An online programming language with a LISP-like syntax. MPI is available to all players. Because it is universally available, MPI includes a number of security features that restrict its power. MPI is covered in Section 3.

An online programming language with a FORTH-like syntax. MUF security is handled through a system of privileges. In order to program in MUF, one must have a `Mucker bit' (an M flag). Mucker bits range from M1 (highly restricted) to M3 (almost as powerful as a Wizard flag). On well established MUCKS, only highly trusted players with demonstrated programming skill are given M3 bits. The power and efficiency of MUF make MUCK readily user-extensible. MUF is covered in Section 3.

User-Created Command or User-Created Program:
These terms are not commonly used on MUCKs, but are often used in this manual, and so are mentioned here. Many of the commands people are accustomed to using on MUCKs are not part of the MUCK server, but rather separate programs created by players and wizards. Soft-coded commands, in other words. Some (such as the say, page, and whisper commands used on most MUCKs ) are enhancements of server commands. Others (such as ride, lsedit, and lookat) are basic utilities that do something the server itself cannot. A large MUCK will also have a great many other user-created commands and programs: some invaluable, some highly specialized, and some frivolous.

This term too is used quite frequently in the manual. In almost all cases, your permission to change an object is determined by whether or not you control it. For mortals, control is essentially synonymous with ownership: you control everything you own; you don't control things you don't own, with one exception: anyone can control an unlinked exit. Wizards and realms wizards have extended control: Realms wizards control anything in their realm, including players; wizards control everything.

Frequently used abbreviations:

Virtual Reality. The MUCK world or worlds. Characters live there.

Real Life. The world outside the MUCK. Most players live there.

M* or M***:
A generic abbreviation for all flavors of text-based, Internet-accessible, interactive programs, including MUD, MUSH, MUX, MOO, MUSE, and MUCK.

In Character. Acting or speaking as your character, rather than as you, the player.

Out of Character. Acting or speaking as you, the player, rather than the character. Medieval warriors arguing about Mac vs. Windows are OOC. In some situations, on some MUCKs, being OOC without signalling that you are doing so (by putting something like `(OOC)' or `notes OOC' before your poses and comments) is considered a breach of etiquette.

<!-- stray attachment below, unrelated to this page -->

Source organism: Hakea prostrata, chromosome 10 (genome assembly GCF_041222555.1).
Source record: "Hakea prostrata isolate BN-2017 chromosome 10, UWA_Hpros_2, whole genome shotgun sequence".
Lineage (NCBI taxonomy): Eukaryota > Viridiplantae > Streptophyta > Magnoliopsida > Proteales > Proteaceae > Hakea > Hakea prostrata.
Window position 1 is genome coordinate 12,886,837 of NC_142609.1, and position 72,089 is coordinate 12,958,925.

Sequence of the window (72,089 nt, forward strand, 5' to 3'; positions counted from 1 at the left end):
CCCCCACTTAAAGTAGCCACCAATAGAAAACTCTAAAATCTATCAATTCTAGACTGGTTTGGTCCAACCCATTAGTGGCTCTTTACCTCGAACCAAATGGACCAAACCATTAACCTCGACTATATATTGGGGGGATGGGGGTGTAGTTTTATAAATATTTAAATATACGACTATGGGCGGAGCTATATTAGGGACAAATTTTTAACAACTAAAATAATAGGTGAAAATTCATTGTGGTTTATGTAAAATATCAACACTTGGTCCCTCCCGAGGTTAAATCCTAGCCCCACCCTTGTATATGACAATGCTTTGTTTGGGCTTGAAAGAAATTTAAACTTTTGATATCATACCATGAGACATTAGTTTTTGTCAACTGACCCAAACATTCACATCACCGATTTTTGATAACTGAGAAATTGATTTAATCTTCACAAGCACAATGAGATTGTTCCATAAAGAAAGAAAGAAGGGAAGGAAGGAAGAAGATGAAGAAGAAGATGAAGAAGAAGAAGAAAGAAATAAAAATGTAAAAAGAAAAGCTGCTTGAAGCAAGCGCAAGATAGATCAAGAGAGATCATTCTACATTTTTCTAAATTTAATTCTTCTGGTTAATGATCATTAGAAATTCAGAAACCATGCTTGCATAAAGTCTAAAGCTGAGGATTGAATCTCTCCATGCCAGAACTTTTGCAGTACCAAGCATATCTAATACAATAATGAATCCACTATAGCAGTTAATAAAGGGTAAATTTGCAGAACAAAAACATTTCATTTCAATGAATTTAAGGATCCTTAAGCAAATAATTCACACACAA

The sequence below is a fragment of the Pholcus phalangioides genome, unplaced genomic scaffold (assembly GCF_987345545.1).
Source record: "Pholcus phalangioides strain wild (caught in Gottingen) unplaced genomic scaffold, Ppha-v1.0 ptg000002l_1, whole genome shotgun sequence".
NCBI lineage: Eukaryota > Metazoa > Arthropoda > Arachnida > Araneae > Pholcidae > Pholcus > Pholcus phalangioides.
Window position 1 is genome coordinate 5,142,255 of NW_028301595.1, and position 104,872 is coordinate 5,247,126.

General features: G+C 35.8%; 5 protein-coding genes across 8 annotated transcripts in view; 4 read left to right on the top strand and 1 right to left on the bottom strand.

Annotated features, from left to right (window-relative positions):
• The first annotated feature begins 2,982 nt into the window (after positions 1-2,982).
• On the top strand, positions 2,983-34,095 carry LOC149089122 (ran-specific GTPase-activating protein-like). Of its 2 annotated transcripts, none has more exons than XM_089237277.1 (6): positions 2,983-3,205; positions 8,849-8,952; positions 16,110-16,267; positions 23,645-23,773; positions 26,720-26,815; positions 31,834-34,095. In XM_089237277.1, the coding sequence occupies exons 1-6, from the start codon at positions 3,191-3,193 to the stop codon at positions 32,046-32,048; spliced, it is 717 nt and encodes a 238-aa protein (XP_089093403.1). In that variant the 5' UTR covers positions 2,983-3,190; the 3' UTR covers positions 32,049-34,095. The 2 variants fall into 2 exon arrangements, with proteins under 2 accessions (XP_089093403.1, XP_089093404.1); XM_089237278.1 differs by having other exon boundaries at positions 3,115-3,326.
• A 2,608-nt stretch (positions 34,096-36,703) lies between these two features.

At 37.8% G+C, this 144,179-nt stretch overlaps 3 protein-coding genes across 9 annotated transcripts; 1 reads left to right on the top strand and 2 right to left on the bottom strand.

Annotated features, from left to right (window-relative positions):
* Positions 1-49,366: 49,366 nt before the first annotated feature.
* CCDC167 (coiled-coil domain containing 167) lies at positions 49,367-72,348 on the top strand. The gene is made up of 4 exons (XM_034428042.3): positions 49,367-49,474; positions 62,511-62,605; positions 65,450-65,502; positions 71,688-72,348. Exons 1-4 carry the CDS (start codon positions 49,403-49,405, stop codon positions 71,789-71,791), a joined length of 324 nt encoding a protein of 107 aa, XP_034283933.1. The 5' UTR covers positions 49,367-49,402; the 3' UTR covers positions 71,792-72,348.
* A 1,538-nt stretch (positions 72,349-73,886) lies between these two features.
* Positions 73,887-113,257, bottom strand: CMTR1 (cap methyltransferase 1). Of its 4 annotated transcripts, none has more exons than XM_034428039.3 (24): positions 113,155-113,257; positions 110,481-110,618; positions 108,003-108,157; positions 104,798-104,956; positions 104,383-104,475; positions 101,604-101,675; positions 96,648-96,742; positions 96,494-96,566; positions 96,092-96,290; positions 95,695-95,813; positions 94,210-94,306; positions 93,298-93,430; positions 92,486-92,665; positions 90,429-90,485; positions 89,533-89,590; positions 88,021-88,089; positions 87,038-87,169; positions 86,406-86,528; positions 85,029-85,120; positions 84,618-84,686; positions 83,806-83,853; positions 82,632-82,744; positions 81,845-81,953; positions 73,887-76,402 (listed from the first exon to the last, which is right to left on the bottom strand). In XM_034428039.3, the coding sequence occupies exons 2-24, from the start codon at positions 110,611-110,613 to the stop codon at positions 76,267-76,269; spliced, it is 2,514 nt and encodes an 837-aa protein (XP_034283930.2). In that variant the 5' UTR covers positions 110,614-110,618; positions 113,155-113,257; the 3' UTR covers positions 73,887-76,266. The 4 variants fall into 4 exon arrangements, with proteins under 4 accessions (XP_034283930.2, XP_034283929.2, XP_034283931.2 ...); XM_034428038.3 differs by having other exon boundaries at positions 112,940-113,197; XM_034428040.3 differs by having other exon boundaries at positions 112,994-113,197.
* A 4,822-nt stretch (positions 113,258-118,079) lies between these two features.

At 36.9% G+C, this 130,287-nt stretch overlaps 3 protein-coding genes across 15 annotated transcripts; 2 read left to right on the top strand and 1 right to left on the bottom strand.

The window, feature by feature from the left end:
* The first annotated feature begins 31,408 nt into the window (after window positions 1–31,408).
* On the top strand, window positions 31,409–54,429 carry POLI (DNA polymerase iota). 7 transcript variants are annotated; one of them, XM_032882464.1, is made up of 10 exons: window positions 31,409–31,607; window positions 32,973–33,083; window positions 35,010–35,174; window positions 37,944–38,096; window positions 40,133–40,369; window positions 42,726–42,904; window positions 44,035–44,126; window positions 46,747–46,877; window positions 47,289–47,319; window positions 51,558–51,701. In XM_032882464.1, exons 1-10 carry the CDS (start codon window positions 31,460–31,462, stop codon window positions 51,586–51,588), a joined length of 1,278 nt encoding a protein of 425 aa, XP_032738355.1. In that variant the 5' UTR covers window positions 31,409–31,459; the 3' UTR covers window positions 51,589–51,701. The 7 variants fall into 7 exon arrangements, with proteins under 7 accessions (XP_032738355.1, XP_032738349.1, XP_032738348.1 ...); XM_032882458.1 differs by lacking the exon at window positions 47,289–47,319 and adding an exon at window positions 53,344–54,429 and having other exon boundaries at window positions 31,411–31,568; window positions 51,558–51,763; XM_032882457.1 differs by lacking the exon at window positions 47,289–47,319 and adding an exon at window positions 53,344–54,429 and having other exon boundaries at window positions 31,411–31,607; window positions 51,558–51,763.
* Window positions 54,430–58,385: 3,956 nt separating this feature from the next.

In My Humble (or Holy) Opinion, & IMO, In My Opinion

Laughs Out Loud

Away From Keyboard

Be Right Back

Be Back Later

TinySex. To make love or have sex on the MUCK, via the gestures and comments of your character. TS is both a verb and noun.

TinyPlot. A role-played, jointly-authored, predominantly improvised storyline acted out by a group of players. TPs are usually consensual: players agree ahead of time to participate in the TP, though other players may be drawn into the TP by the storyline's development. Usually players will plan the main conflict, premise, or events ahead of time — at least provisionally — and improvise their characters' individual contributions and reactions. (The terms 'TinySex' and `TinyPlot' derive from `TinyMUD', an early server from which MUCK grew out of.)

Role Playing. Acting IC in a way that is consistent with either the overall theme of the MUCK, a TinyPlot in which one is participating, or both. Some MUCKs are predominantly places to RP; some are mostly places to socialize, where RP is sporadic.

Sidebar: MUCK itelf is not an abbreviation or acronym. The names of other M* servers are: MUD stands for Multi-User Dungeon or Multi-User Domain; MUSH for Multi-User Shared Hallucination; MOO for MUD, Object Oriented. MUCK is simply a name with a sound and connotations rather like those of MUD and MUSH. Purportedly, the name derives from the fact that MUF gives players the ability to `muck around with' the database.